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Industry News

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Working under the belief that thousands of jobs in hundreds of companies are potentially at stake, representatives of companies that utilize Western Red Cedar, through their trade group, the U.S. Red Cedar Manufacturers Association has presented its case for exemption from any future tariffs or countervailing duties arising from the on-going trade dispute between American timber interests and the Canadian government.
The Association represents remanufacturers, wholesalers, distributors and retailers who depend on Canadian cedar supplies. American timber interests have claimed that Canadians have an unfair trade advantage because they don’t have to pay for the environmental mitigations that American mills are subject to and get their timber subsidized by the government. The Association argues that cedar differs substantially from other species because U.S. supplies of cedar are inadequate to meet their needs.
“This is not an issue of import vs. domestic price but rather simple availability”, said Jim Carlson, president of the Association. Because cedar supplies are so limited, the tariffs will only raise the price of cedar, currently the most popular wood siding material.
As a specialty product priced an average three times higher than most structural softwood lumber, cedar prices would further be unreasonably inflated by tariffs or duties. The U.S. cedar remanufacturing industry first entered the debate back in the 1990’s with arguments similar to the present. On the American timber industry side, the argument is that Canadian cedar IS in direct competition with American grown cedar and redwood and has always been included in past trade agreements. However, in the past, there was more availability of cedar and redwood in the open market than there is now, which is why prices are so high. Cedar also faces more competition from alternative composite wood and other sidings that are less expensive. To further raise cedar prices with artificial tariffs and duties, say the US Red Cedar Manufacturers, would weaken their market position and close many American operations.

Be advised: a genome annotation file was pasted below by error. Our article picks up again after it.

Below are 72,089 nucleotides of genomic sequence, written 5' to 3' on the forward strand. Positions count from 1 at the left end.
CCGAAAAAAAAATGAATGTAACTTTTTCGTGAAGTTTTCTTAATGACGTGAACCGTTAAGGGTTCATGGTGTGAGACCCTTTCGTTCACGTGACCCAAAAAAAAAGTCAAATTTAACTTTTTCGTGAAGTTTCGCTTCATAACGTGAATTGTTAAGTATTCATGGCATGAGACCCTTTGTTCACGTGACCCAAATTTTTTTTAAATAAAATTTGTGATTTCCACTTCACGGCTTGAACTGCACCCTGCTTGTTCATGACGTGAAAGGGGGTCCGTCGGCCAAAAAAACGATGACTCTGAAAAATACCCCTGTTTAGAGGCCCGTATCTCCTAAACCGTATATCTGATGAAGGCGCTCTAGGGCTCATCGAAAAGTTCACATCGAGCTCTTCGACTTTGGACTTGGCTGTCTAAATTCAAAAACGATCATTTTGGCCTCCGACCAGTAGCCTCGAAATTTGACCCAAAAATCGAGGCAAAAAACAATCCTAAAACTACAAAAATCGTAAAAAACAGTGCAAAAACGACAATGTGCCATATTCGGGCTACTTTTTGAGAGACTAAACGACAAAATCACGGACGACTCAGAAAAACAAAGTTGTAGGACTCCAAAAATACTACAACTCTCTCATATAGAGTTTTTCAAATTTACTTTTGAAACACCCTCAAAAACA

The final decision on the countervailing duty is due later this summer as both sides of the border continue the debate and the U.S. International Trade Commission sorts out the facts.

Community Turns Out to Support Mill

EUREKA, MT -- Tons of sawmill logs on long-haul and pickup trucks, cars and in the back of station wagons rolled through the streets of Eureka in May, part of a symbolic message of solidarity within the timber industry and in support of a struggling lumber mill. The local mill had laid off roughly half its work force in January because of soft lumber prices and tight timber supplies.
Organizer Ed Eggleston estimated 4,000 people turned out at the Lincoln County Fairgrounds, roughly three times the population of this Tobacco Valley town. Throughout the day, workers at Owens & Hurst lumber mill unloaded 265 cars, pickups, wagons and other vehicles, plus 26 log trucks.
“The logs will keep the mill busy for a few days, “ said a grateful Jim Hurst. "It's a gesture so kind and overwhelming that I'm not able to express my gratitude," the co-owner of the mill said. Owens & Hurst is the town's largest private employer. "So from one rural American to another, thanks," he said.
Hurst said it was not the volume of delivered timber that was significant. It was the fact most of the loads came on pickup trucks and in cars, delivered by people outside the timber industry, he said.
"That is probably more important than the wood fiber," he said. "What's cool is that it's folks from all walks of life. It's not just a bunch of industry hacks. That's a big difference."
"I honestly think optimism is justified," said Doug Crandall, chief of staff for the U.S. House's subcommittee on forests and forest health. "I honestly believe, that for the first time in a long time, that we've started to turn the corner." Crandall predicted the new Forest Service leadership will be responsive, and predicted this log haul will get the attention of lawmakers in Washington, D.C.

More comments about Canadian cedar

“If Canadians are really the culprits of recent problems of the U.S. lumber industry, why are their company profits suffering at such an alarming rate? Why are other countries making tremendous inroads to our markets? Why have US lumber yards begun stocking S-P-F softwood lumber from Sweden, Russia and Finland? Why are South American pine boards arriving by the boatload? The reason is world economies are making a concerted effort to sell their goods to the largest market on the globe.”
Barry Veristan
Cannon Beach Commodities
Lake Oswego, OR in a letter to Random Lengths June newsletter


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